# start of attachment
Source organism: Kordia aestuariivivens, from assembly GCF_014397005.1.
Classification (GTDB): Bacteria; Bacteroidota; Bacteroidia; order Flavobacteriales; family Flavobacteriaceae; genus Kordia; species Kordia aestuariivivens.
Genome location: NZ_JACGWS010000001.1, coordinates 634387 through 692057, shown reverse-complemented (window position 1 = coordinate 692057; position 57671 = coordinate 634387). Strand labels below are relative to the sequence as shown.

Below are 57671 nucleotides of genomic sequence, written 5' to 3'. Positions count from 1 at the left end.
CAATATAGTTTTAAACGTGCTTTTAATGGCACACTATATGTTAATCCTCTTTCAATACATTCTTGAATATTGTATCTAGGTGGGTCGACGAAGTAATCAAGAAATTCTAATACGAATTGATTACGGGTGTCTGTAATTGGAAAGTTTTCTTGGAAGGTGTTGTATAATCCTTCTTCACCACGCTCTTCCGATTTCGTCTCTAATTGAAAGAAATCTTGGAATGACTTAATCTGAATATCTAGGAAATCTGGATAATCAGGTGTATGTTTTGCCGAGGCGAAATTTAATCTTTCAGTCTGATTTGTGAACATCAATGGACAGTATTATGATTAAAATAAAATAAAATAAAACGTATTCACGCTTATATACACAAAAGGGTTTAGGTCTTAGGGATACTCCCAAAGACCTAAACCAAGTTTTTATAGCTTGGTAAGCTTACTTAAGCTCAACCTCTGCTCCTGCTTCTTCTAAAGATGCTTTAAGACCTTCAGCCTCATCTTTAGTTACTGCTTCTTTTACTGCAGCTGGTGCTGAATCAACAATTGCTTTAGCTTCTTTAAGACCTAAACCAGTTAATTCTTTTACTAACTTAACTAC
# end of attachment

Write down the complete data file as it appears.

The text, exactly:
Source organism: Kordia aestuariivivens, from assembly GCF_014397005.1.
Classification (GTDB): Bacteria; Bacteroidota; Bacteroidia; order Flavobacteriales; family Flavobacteriaceae; genus Kordia; species Kordia aestuariivivens.
Genome location: NZ_JACGWS010000001.1, coordinates 634387 through 692057, shown reverse-complemented (window position 1 = coordinate 692057; position 57671 = coordinate 634387). Strand labels below are relative to the sequence as shown.

Below are 57671 nucleotides of genomic sequence, written 5' to 3'. Positions count from 1 at the left end.
CAATATAGTTTTAAACGTGCTTTTAATGGCACACTATATGTTAATCCTCTTTCAATACATTCTTGAATATTGTATCTAGGTGGGTCGACGAAGTAATCAAGAAATTCTAATACGAATTGATTACGGGTGTCTGTAATTGGAAAGTTTTCTTGGAAGGTGTTGTATAATCCTTCTTCACCACGCTCTTCCGATTTCGTCTCTAATTGAAAGAAATCTTGGAATGACTTAATCTGAATATCTAGGAAATCTGGATAATCAGGTGTATGTTTTGCCGAGGCGAAATTTAATCTTTCAGTCTGATTTGTGAACATCAATGGACAGTATTATGATTAAAATAAAATAAAATAAAACGTATTCACGCTTATATACACAAAAGGGTTTAGGTCTTAGGGATACTCCCAAAGACCTAAACCAAGTTTTTATAGCTTGGTAAGCTTACTTAAGCTCAACCTCTGCTCCTGCTTCTTCTAAAGATGCTTTAAGACCTTCAGCCTCATCTTTAGTTACTGCTTCTTTTACTGCAGCTGGTGCTGAATCAACAATTGCTTTAGCTTCTTTAAGACCTAAACCAGTTAATTCTTTTACTAACTTAACTAC